As CVs go, it’s certainly unconventional. As Dr Rowan Williams, outgoing Archbishop of Canterbury and self-proclaimed ‘hairy lefty’, toddles off to ruminate in Cambridge quadrangles, his successor appears to be cut from quite a different clerical cloth. The Bishop of Durham and archbishop-elect, Justin Welby, ought to have grimacing Guardian leader writers sharpening their pencils with relish: for, with apologies to Lady Bracknell, to be an old Etonian is unfortunate, but to be an ex-oil executive as well looks like carelessness.
newspapers and democracy
‘The buck stops with Candy’, screamed the US’s Fox News; ‘Candy Crowley sides with Obama’, fulminated the UK’s Daily Mail. Such a reaction from two well-known conservative media outlets in response to moderator Candy Crowley’s performance in last night’s second US presidential debate seems both unsurprising and unremarkable, given both the innately problematic nature of the job and her own prior indications of how she would complete it. The tussle between those who proclaim their journalistic impartiality and those who assert the presence of political bias is as old as the hills; given her unapologetically robust analysis of the role beforehand – ‘to give the conversation direction and get the questions answered’ – controversy was perhaps inevitable.
Venezuelans take to the polls on Sunday in what many commentators are describing as the most important election in a generation – not only for the oil-rich nation but also for the entire continent. Despite reports of an alarming increase in attacks against the media that have constricted open debate, public opinion may not be as one-sided as official statistics suggest. With rising discontent and a polarised electorate, the stage is set for a dramatic run-in this weekend that could have reverberations for Leftist governments throughout the Americas.
If Public TV were sole barometer for electoral opinion, opposition candidate Henrique Capriles would have abandoned his campaign months ago. Coverage of incumbent President Hugo Chávez in the public media has eclipsed that of his unifying challenger, with years of government manoeuvring having succeeded in turning the state’s media apparatus into nothing short of a pro-Chávez propaganda machine. This is despite strict rules limiting both candidates to only three minutes of airtime per-day. The last private station to have sparred with the government, Globovisión, was relieved of over US$2 million following a Supreme Court decision to uphold fines many perceived to be in direct retaliation for the channel’s critical coverage. Despite the setback, the channel has continued its pro-opposition stance.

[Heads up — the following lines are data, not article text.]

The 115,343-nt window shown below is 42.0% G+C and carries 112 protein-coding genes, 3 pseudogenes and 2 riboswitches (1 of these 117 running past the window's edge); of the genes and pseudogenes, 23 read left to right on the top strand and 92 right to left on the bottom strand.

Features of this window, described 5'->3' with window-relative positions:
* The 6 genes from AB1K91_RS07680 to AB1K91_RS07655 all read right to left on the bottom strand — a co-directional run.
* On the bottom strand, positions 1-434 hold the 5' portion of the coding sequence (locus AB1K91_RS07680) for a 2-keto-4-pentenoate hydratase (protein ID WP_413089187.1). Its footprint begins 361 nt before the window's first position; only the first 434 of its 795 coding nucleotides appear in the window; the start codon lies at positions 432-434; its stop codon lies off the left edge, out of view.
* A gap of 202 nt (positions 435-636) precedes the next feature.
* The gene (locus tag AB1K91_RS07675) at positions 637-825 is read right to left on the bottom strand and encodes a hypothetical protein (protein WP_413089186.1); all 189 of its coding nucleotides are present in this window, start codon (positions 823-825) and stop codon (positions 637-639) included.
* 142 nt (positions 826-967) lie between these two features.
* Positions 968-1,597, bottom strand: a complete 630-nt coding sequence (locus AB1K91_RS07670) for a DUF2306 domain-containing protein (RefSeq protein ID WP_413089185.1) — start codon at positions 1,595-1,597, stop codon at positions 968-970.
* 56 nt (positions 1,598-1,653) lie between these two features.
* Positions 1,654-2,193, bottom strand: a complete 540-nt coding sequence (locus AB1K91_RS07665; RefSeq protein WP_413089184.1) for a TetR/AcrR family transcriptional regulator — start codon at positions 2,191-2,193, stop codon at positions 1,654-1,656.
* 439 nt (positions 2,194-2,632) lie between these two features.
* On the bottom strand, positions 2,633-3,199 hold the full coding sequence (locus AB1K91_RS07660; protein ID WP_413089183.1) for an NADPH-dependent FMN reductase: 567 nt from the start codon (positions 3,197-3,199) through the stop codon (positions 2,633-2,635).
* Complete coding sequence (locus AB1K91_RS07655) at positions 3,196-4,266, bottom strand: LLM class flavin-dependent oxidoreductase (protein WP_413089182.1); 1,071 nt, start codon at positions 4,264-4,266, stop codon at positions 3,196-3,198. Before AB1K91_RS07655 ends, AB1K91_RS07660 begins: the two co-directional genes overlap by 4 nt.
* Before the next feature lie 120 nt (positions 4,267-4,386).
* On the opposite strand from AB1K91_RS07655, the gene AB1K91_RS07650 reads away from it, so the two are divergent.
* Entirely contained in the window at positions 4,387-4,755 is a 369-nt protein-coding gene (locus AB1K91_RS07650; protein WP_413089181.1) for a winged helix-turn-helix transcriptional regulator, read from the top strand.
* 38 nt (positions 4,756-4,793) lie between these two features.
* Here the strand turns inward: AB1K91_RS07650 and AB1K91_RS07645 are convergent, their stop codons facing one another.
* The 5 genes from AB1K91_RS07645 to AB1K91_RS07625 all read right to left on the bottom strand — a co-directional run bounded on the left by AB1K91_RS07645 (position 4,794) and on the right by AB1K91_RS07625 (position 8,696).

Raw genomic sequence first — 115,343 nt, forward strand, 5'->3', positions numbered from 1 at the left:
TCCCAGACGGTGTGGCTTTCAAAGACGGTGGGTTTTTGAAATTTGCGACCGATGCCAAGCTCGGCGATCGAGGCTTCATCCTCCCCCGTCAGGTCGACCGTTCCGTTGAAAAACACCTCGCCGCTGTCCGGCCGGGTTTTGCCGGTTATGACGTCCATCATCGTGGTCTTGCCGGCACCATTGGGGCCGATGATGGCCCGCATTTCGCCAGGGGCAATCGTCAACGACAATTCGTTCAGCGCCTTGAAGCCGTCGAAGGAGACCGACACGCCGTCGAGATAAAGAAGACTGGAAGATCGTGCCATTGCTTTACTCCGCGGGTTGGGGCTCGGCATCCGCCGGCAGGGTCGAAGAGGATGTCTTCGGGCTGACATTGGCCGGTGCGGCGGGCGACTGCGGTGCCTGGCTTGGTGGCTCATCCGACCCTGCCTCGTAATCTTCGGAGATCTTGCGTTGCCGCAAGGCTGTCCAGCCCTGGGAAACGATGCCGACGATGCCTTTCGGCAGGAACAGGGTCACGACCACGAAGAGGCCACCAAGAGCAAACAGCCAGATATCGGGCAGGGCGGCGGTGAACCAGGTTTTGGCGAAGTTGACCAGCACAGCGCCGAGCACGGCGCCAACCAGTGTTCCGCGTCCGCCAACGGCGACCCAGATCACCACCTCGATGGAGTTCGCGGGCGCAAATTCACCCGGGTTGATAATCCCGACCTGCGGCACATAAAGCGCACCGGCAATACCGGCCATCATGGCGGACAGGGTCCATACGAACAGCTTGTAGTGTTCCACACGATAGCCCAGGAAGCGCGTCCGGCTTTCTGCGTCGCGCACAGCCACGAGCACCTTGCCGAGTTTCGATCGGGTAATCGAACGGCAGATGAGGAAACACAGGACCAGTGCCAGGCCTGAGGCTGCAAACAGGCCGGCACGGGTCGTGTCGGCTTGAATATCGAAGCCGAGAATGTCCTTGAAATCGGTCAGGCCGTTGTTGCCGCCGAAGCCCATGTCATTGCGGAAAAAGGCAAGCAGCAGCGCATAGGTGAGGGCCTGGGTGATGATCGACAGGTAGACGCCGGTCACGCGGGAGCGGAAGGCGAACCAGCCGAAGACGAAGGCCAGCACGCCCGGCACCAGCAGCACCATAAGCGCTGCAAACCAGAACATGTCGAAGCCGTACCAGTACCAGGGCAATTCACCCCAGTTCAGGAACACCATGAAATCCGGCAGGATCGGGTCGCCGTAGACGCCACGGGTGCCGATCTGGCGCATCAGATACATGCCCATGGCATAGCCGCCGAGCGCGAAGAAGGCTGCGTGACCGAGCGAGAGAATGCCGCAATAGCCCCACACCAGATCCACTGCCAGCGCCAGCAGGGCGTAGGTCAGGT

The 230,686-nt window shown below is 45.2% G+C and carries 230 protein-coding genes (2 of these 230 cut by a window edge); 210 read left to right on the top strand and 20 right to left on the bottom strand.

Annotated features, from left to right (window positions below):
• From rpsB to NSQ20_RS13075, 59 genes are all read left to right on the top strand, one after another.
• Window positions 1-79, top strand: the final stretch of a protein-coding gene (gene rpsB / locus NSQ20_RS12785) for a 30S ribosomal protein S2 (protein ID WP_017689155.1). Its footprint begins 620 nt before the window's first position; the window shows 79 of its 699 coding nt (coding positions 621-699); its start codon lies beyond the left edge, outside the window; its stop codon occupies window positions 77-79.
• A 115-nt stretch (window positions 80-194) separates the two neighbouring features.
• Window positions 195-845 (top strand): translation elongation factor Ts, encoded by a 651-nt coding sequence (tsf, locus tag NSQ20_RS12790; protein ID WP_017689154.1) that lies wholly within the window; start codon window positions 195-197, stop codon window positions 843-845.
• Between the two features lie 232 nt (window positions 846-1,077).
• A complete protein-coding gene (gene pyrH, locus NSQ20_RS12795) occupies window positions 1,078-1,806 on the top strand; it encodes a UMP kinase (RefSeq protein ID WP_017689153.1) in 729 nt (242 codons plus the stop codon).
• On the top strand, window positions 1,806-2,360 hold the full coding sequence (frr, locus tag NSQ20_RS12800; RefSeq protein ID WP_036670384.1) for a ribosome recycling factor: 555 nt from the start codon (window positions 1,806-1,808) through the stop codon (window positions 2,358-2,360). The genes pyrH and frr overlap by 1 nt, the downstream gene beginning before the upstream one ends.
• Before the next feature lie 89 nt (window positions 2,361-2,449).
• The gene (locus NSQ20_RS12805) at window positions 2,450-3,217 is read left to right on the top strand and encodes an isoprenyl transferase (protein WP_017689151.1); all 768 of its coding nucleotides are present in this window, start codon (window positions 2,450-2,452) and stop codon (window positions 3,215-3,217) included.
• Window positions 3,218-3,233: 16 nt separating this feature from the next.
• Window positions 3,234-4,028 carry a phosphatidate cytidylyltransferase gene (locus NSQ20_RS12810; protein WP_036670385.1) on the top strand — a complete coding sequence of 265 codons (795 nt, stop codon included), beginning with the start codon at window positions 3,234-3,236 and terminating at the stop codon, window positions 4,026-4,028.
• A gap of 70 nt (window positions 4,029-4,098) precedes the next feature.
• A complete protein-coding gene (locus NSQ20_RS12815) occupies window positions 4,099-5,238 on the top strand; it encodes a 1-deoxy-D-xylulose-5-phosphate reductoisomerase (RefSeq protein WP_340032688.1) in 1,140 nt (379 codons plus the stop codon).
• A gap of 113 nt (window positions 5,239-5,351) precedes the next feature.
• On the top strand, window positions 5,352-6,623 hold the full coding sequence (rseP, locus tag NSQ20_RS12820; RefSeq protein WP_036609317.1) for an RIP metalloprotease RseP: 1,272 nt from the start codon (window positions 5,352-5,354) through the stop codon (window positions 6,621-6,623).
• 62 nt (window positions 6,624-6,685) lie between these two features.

For the 48 years leading up to August 20 of this year, reporters in Burma were required to submit their articles to state censors before publication, who would hand them back covered in red ink, keeping a tight grip on information that reached public attention. Now, not only has the government abolished this practice, but Burma could be preparing to allow private daily newspapers to emerge in coming months, said Ye Htut, the country’s Deputy Information Minister, on Monday.
“Our minister would like to see private dailies early next year,” Htut told Reuters, referring to the new Information Minister U Aung Kyi, who replaced a “hardliner” in a cabinet reshuffle last month. Currently, there are privately owned weekly journals and monthly magazines operating in Burma, but the four daily newspapers are all state-run.
Aung Kyi, whom Canada’s Globe and Mail newspaper has referred to as a “reputed liberal,” apparently plans to introduce a new “Media Law” that all parties would accpet as well as a Press Council, both of which Htut has called “prerequisites” for the emergence of private dailies.
Newspapers have traditionally been an objective purveyor of news, not a player or participant in events.
At the same time, digital players like Facebook and Twitter are being seen as being enablers of good causes – the Arab Spring is a case in point. “Newspapers have been content to report these phenomenon, rather than shape them,” says Rahul Kansal, Chief Marketing Officer of the Times of India.
The Times set out to change that – to enable public service campaigns while building its reputation for being a force for change.
Mr Kansal describes himself as a ‘crass marketer’. But by using marketing techniques, the newspaper succeeded in “playing a vastly enhanced role in the life of the reader” and gained a reputation as an activist.
The World Association of Newspapers and News Publishers (WAN-IFRA) and the World Editors Forum have welcomed Ecuador President Rafael Correa's decision to pardon the executives and former opinion editor of the El Universo newspaper, but said the charges and conviction should never have occurred in the first place.